Donald Trump’s vague campaign promises to take on the power structure – and some nervousness, from the power structure, about his erratic behavior and racist appeals – have given way to a remarkably close alliance between Trump and financial elites following his election.
The stock market has rallied to all-time highs. Trump has tapped billionaires and mega-millionaires for cabinet seats and key appointments. Hedge fund managers and corporate CEOs are cheering Trump on from the sidelines, eager to reap the spoils from his favored economic policies – deregulation, privatization, and tax cuts. In essence, a new club of financial elites is forming, with Trump at the center, and varying levels of access and benefits conferred upon members.
It will be important for journalists, organizers, and researchers to investigate and map these networks in the months and years ahead. Who belongs to this emergent club? What are their networks – political, business, investment, philanthropic, social? How are they benefiting – or poised to benefit – from Trump administration policies? This kind of research can lay the groundwork for challenges to the power structure that surrounds and enables Trump.
Trump’s Billionaire Club, Part 2: Stephen Schwarzman
By Gin Armstrong, Aaron Cantú, and Molly Gott
Stephen Schwarzman is the private equity billionaire in charge of Donald Trump’s Strategic and Policy Forum, a group of CEOs who will advise the president-elect on economic policy.
Schwarzman has known Trump for years, but did not publicly support him during the campaign. Now, however, the president-elect is leaning on him heavily for help in lining up the support of Wall Street and corporate America. The panel is very much Schwarzman’s: he is the chair of the panel and also picked all of its members. That selection process culminated with Trump exclaiming “What terrific people!” as detailed in this interview.
In this role, Schwarzman will have a direct line to the President and could have a heavy hand in influencing the administration’s policies. He is already very excited about the policy inclinations of the new administration; at a recent Goldman Sachs conference, he predicted a coming wave of deregulation and tax cuts that would change the “architecture of the world.”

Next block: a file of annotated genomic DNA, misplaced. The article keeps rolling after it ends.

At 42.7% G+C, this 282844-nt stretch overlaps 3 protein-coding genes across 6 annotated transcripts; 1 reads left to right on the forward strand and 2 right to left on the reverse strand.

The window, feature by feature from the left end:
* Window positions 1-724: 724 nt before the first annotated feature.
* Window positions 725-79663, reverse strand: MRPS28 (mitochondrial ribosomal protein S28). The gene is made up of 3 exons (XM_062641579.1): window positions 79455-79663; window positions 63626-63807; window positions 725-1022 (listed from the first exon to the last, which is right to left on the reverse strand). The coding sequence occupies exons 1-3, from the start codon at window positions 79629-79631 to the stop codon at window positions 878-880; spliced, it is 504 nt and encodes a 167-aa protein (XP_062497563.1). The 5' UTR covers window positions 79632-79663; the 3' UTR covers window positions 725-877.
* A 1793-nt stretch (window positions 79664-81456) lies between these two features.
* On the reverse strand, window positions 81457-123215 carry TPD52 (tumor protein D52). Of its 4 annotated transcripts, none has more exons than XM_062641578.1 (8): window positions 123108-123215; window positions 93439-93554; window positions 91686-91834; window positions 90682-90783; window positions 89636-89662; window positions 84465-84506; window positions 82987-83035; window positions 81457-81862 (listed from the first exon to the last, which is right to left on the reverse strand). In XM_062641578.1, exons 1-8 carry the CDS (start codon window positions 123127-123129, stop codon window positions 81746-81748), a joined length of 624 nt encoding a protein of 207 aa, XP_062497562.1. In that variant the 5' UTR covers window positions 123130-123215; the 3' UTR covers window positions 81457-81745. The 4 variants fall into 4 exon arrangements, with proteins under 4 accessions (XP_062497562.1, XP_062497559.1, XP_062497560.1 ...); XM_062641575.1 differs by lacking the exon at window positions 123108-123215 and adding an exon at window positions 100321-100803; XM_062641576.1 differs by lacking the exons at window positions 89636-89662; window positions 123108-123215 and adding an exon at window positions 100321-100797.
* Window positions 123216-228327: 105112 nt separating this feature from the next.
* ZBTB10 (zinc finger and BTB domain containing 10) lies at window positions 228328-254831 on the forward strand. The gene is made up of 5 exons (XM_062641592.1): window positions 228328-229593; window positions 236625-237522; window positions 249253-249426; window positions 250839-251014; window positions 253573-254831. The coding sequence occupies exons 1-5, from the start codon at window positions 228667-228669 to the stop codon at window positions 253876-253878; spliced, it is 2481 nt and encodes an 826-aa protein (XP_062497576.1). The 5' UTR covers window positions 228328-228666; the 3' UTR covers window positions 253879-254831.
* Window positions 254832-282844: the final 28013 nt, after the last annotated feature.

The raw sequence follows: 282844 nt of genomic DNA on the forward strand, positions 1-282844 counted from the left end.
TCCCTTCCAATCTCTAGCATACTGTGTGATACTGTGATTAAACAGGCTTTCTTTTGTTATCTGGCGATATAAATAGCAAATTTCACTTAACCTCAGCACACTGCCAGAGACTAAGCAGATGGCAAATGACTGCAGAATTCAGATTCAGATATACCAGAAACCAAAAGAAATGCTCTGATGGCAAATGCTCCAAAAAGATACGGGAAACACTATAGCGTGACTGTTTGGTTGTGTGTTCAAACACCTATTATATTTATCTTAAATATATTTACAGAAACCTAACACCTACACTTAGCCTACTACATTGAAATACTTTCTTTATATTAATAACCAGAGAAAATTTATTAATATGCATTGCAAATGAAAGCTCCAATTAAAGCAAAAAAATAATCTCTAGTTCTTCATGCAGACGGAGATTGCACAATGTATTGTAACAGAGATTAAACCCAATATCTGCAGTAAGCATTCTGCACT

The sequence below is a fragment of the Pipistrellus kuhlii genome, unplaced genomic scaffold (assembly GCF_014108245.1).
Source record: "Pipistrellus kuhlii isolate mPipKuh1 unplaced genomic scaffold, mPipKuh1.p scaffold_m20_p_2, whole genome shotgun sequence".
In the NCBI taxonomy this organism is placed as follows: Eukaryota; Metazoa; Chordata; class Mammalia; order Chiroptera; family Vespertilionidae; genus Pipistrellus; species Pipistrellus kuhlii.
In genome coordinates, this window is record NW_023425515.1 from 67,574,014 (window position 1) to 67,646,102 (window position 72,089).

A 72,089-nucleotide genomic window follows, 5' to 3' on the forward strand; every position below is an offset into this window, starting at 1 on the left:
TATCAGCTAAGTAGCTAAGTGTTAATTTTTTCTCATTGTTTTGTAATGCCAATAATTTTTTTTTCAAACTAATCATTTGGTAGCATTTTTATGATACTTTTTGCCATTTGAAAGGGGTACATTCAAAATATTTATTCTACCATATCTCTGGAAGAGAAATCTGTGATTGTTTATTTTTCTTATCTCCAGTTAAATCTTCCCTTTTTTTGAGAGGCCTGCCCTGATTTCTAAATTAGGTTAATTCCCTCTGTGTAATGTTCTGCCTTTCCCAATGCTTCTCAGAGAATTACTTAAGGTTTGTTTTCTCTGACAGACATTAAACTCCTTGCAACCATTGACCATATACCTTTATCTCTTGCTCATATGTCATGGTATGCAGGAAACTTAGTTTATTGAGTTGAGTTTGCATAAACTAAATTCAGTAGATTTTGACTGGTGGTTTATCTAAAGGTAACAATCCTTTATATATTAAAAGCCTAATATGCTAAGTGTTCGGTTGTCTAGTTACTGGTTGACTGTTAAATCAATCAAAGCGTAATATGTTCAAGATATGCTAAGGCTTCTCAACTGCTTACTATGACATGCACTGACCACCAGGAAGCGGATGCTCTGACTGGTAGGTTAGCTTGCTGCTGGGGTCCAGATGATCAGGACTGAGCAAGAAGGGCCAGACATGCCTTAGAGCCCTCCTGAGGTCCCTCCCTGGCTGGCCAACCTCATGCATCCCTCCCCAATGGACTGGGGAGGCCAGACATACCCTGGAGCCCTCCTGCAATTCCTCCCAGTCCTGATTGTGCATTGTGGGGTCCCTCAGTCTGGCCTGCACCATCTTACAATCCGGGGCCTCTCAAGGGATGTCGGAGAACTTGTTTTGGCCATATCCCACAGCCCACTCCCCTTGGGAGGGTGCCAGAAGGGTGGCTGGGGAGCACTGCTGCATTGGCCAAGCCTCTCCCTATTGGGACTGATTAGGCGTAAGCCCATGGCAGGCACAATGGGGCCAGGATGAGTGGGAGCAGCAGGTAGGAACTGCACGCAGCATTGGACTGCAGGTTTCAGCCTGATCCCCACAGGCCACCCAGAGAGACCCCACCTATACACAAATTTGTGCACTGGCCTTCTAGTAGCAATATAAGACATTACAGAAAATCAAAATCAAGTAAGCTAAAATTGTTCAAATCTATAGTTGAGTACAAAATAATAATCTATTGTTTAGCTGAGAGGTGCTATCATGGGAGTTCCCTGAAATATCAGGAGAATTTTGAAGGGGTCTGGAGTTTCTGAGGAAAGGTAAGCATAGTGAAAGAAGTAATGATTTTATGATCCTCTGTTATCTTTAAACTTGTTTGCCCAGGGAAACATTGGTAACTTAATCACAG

These policies could also make Schwarzman even more wealthy. He is the CEO of the private equity firm Blackstone Group, a massive investment vehicle which generates profits in large part through the strategic avoidance of taxes and regulatory oversight (more about his investment empire is below). If Trump and Schwarzman have their way, this will get even easier, and even more profitable. Not that he needs the money – he made $811 million in compensation last year, and is worth $11.1 billion.
Schwarzman shares some key personality traits with the President-elect: unabashed lavishness, offensive analogies, and a taste for real estate. One Slate feature on Schwarzman – “The Golden Ass” – described him as a “titan of self indulgence” and detailed his love of $400 stone crabs and his strict no-squeaky-rubber-soled-shoes policy for his house staff. When he threw an infamously luxurious party for his 60th birthday party, Donald and Melania Trump were among the guests. The $3 million dollar affair treated guests to performances by Rod Stewart and Patti LaBelle and a large portrait of Schwarzman, which usually hangs in his living room, was on display.
Epitomizing the wisdom that money cannot buy class, Schwarzman equated the timing of a 2008 business deal to being a “noodle salesman in Nagasaki when the atomic bomb went off.” In 2010 he compared President Obama to Hitler over a potential tax increase on private equity firms like Blackstone. He eventually apologized for that one, calling it an “inappropriate analogy.”
As for real estate, Schwarzman told The New Yorker; “I love houses. I’m not sure why.” The billionaire has acquired over $100 million in personal property around the world including estates in East Hampton and Saint-Tropez, a beachfront villa in Jamaica, and a sprawling Park Avenue apartment that was once owned by John D. Rockefeller Jr., where his neighbors include Steven Mnuchin, Trump’s Treasury Secretary. He also has a 11,000 square foot mansion in Palm Beach, a favorite location among his finance industry colleagues, where he was busted for using 7.4 millions gallons of water during a record dry season in the region.
Who: Stephen Schwarzman
Net worth: $11.1 billion
Active geographies: New York City
Stephen Schwarzman’s network: Schwarzman, like his other billionaire brethren, is an active donor in high profile philanthropic circles, and a director at several nonprofit institutions. He brags that “every fund-raiser that he has chaired or at which he has been the honoree has set a new record.”
Like Trump, Schwarzman does not shy away from opportunities to get his name attached to a prominent building or program. In 2008 he donated $100 million to the New York Public Library and now has a building bearing his name. Another $100 million donation in 2013 secured his name to the Schwarzman Scholars program, a program modeled after the prestigious Rhodes Scholar program. In 2004 he donated enough for his former Pennsylvania high school to build a new football stadium, The Stephen A. Schwarzman Stadium, and in 2015 he donated $150 million to Yale University, his alma mater, to establish the Schwarzman Center.
Schwarzman is a director at the New York Public Library, chairman emeritus at the Kennedy Center, an executive committee member of the Partnership for New York City, and more.
Explore Schwarzman’s network of influence in the map below.
The Blackstone Group investments: Schwarzman’s Blackstone made some of its biggest bets and profits during the housing collapse. In an interview with The Wall Street Journal Schwarzman described how he saw profit potential in the crisis: